D-Amino Acids for NAFLD Drug

~Oral D-Cysteine shows inhibitory effects on hepatic disorders~


  • Solutions to areas of global prevalence of 25% with no specific treatment
  • Approach with amino acid which has established mass production and high solubility
  • Confirmed that the concentration of 500 mg/kg shows an inhibitory effect

Current Stage & Goals

Non-alcoholic fatty liver disease (NAFLD) is a liver disease in which lipids accumulate in the liver regardless of alcohol consumption, with an estimated high incidence of about 25% in adults. 10-20% of patients with NAFLD require treatment because they develop nonalcoholic hepatitis, which carries a high risk of cirrhosis and liver cancer, but no curative treatment is currently established.
Recently, hydrogen sulfide, which is produced in trace amounts in the body, has been reported to have protective effects against NAFLD. Hydrogen sulfide is produced in vivo when D-cysteine, one of D-form amino acids, is metabolized by the enzyme D-amino acid oxidase (DAO).
The inventors hypothesized that D-cysteine exerts its therapeutic or preventive effects against NAFLD by producing hydrogen sulfide in the liver through DAO metabolism. They demonstrated that D-cysteine suppresses adipose-derived reactive oxygen species by the biosynthesis of hydrogen sulfide through DAO metabolism in vitro and inhibits liver injury in vivo.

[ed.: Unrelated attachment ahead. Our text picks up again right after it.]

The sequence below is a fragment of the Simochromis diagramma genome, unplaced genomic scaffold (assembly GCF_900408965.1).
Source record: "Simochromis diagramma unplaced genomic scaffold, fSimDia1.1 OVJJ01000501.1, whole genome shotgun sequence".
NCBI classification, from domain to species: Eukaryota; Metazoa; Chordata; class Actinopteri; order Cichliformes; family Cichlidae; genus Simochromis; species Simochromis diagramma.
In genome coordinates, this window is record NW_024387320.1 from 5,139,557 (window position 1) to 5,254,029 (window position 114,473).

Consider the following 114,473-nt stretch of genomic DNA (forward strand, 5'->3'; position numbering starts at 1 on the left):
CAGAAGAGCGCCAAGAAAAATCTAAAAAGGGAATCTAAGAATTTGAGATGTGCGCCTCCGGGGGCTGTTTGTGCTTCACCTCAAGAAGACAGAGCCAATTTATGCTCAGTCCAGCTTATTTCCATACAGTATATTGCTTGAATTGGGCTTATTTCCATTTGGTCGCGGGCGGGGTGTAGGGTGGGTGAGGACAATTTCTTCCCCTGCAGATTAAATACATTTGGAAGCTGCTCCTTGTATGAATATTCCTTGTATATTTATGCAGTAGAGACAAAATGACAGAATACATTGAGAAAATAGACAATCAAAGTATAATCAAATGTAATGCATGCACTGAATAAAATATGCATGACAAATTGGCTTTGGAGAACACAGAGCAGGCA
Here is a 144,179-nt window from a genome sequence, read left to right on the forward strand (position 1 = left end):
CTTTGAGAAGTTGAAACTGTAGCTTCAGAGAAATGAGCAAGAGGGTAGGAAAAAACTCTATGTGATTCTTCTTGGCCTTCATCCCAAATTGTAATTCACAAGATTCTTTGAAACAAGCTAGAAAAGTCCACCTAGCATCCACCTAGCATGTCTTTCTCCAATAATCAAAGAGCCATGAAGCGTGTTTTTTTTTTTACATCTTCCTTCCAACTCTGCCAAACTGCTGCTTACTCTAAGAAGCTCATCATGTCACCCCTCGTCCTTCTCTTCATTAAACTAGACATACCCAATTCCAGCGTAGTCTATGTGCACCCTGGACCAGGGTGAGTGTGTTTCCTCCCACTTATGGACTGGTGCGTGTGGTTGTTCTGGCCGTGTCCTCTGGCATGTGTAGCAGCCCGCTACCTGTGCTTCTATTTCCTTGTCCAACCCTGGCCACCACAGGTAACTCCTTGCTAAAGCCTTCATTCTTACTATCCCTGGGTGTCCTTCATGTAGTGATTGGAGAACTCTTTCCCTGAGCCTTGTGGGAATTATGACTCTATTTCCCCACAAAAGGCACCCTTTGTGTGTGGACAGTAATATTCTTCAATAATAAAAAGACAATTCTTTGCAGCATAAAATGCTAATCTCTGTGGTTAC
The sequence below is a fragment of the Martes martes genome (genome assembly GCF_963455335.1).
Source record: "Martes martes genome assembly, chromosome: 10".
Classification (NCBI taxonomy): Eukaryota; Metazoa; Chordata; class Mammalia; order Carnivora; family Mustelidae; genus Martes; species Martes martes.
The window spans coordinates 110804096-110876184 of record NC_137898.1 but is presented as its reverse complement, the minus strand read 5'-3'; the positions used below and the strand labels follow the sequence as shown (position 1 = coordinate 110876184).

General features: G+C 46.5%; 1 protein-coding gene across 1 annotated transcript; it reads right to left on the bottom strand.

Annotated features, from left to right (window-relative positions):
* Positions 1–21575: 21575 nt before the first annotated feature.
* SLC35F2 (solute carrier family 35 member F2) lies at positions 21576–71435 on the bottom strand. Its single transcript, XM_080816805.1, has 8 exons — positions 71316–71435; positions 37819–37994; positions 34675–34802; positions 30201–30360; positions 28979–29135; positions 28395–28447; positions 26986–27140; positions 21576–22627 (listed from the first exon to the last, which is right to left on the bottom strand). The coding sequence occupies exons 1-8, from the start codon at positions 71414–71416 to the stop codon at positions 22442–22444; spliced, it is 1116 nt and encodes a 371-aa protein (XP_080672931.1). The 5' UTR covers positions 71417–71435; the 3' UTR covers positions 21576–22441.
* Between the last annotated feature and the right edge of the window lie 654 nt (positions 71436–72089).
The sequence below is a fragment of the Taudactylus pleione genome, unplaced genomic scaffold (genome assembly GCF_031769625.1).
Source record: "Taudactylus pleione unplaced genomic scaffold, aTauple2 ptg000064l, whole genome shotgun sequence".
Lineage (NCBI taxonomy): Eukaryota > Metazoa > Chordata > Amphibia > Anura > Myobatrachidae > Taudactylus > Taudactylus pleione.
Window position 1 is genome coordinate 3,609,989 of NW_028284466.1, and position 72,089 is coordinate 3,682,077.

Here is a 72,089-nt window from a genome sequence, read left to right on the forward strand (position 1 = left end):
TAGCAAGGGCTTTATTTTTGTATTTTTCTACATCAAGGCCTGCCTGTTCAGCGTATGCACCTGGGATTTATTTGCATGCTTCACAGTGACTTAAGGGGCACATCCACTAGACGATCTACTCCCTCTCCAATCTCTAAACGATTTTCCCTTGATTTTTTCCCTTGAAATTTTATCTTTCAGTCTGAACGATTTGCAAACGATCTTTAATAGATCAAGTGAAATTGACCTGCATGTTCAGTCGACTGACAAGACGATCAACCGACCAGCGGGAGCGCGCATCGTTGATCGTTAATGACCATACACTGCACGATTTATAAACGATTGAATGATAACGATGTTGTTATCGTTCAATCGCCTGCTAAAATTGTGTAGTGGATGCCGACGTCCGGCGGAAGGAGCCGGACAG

Effects of D-Cysteine in a mouse model of NAFLD expressing hepatic DAO

Since DAO is expressed in the liver in humans but not in mice (except in the kidney and cerebellum), an adeno-associated viral (AAV) vector that selectively expresses DAO in the liver was injected into the target mice via the tail vein to create the same conditions as in humans. After 4 weeks, we confirmed that DAO was expressed in the livers of mice injected with DAO-expressing AAV vectors but was not expressed in the livers of control mice. Thereafter, these mice were fed a normal or high-fat diet, while D-Cysteine or saline was orally administered every day for 4 weeks. During this period, blood samples were drawn weekly to measure AST and ALT levels.


Chronic administration of D-Cysteine suppressed the elevation of AST and ALT in the high-fat low-methionine choline diet (HFLMCD) group.

D-Cysteine significantly suppressed AST from the second week onward and ALT from the third week onward.


Pending (unpublished)


National University Kumamoto University


Himeji Dokkyo University  Department of Pharmacology, Faculty of Pharmaceutical Sciences
Professor Takahiro Seki

Development Phase

This stage  : Proof of concept for NAFLD suppression effect by D-Cysteine is completed
Next stage :
1) Mechanism research, Development drug optimization
2) Clinical development

We are looking for partner companies interested in commercialization or in collaborations about this NAFLD drug. We would be happy to start with a detailed explanation and discussion of the technology.


Project No.ON-04751



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